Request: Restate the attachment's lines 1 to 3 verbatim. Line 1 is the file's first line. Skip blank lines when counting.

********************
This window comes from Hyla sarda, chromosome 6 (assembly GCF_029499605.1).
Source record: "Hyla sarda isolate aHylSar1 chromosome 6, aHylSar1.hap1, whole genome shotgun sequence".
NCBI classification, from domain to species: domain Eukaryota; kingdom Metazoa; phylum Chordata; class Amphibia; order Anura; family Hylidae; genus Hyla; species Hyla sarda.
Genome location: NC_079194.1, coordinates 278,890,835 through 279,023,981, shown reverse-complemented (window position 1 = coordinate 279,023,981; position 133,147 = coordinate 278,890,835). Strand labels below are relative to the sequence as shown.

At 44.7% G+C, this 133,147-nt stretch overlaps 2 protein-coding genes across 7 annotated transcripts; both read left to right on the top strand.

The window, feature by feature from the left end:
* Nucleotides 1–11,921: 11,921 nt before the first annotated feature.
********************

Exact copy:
This window comes from Hyla sarda, chromosome 6 (assembly GCF_029499605.1).
Source record: "Hyla sarda isolate aHylSar1 chromosome 6, aHylSar1.hap1, whole genome shotgun sequence".
NCBI classification, from domain to species: domain Eukaryota; kingdom Metazoa; phylum Chordata; class Amphibia; order Anura; family Hylidae; genus Hyla; species Hyla sarda.